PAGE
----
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SAVING Project – saving litres of aviation fuel

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The Brief:
The SAVING Project wanted to take a conventional part, redesign it to take advantage of the benefits of Additive Manufacturing thereby reducing its weight, in order to demonstrate the potential energy saving possible during the product’s lifetime use.

Having identified that by reducing the weight of an accelerating object there was the potential to save significant amount of fuel, COemissions and cost1, the Project turned its attention to airplanes.

The objective was to find a plane part that offered the potential to reduce its weight and so save material, yet maintain strength and functionality.  The part had to be re-designed in a way that enabled it to be built with minimum supports during construction and minimum post production finishing.

The Solution:
Commercial airplanes can have anything up to 850 seat belt buckles.  A standard airplane buckle is made of steel and can weigh as much as 155g.  The team assessed the buckle and redesigned it to meet the brief.

The initial redesign created a very thin opening lever with a surface structure that provided the rigidity.  Making the part with additive manufacturing meant it was possible to build the lever with locally thin sections.  It was also possible to combine multiple parts into one part as the belt adjustment mechanism was combined with the lever – reducing post production finishing as well as weight.

The team experimented with build orientation and nesting of the parts on the platform in order to make the process as efficient as possible.  Initial conclusions are that all parts should be built vertically and work continues to refine the outcomes.  This means the parts are built without construction supports and means that simpler wire cutting to remove multiple parts from the build platform is achievable.

The Result:
Traditionally constructed, airline seat belt buckles weigh between 155g (Steel) and 120g (Aluminium).  When made in Titanium with additive manufacturing, the weight is reduced to 68g without compromising strength.  This is a maximum potential weight saving of 87g.

An Airbus A380 when configured for economy passengers has 853 seats.  Exchanging the traditional steel buckle for an additive manufactured titanium buckle would lead to a total weight saving of 74kg.  Using the work of Helm and Lambrechtthis could lead to a 3,300,000 litres fuel saving over the life of the plane and 0.74Mtonne less COemissions.

This project is being used as a live demonstrator to enable the SAVING Project to write the design rules for metal additive manufacturing.  The buckle has been through a number of iterations and each one has helped the team put together material for a masterclass on design for DMLS which will be published later this year.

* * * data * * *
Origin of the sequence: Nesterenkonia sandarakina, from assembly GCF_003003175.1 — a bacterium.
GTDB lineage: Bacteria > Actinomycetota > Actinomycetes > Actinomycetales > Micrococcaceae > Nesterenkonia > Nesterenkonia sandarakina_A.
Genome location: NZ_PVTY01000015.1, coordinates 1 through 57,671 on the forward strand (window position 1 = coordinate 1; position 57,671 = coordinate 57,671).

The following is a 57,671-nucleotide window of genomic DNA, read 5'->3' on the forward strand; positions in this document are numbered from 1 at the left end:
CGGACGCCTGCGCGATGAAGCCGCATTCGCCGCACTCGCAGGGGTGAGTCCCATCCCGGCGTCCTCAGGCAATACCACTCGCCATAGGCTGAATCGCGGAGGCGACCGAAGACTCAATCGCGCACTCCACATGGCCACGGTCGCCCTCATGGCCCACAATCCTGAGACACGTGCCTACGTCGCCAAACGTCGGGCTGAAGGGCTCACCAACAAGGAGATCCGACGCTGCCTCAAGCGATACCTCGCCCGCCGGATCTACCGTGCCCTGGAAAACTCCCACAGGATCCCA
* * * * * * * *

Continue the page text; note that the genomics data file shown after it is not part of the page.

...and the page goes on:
Extra bits:
The SAVING Project is a consortium of seven organisations committed to additive manufacturing.  The Project’s objective is to “make more with less – creating sustainable products through innovative design and additive manufacturing”.  SAVING stands for:Sustainable product development via design optimisation and Additive manufacturing.

This means the Project will help the UK rapidly exploit additive manufacturing technologies in the areas of lightweight and sustainable products, benefiting the UK’s aerospace and medical sectors.

The Project partners represent every step in the supply chain for AM technology.  The partners are:

Simpleware: is a hi-tech 3D CAD, FEA and CFD software provider and provides the project with 3D image based software platforms which have the latest design optimisation technology.

Delcam: is a global leading CAD/CAM developer and its CAD/CAM tools interface with new design and process optimisation technologies.

Exeter University: is a world leading material and computing research group and brings academic experts specialised in material structure, AM and computational optimisation to the project.

3T RPD: is a leading additive manufacturer with 50% of the UK’s plastic Laser Sintering capacity and 40% of the UK’s metal Laser Sintering capacity.  It was the first UK AM producer to gain ISO 13845 (the medical industry standard) and contributes to the Project’s expertise on product development.

Crucible Industrial Design: is a specialist in new industrial design and manufacturing solutions for high-value markets.  It specialises in designing for AM to reduce product cost and add value.

EOS Electro Optical Systems Ltd: supplies 3T RPD with plastic and metal Laser Sintering machines and is part of EOS Group which is one of the largest AM equipment providers in the world.

Plunkett Associates Ltd: is an AM specialist and consultant drawing on a worldwide network of specialist suppliers to deliver cost effective, low volume manufacturing solutions.

The Project is funded by the Government’s Technology Strategy Board (TP14/BA036D).

Helm H. and Lambrecht U. “The Potential Contribution of Light Weighting to Reduce Transport and Energy Consumption”  IJLCA July 2006


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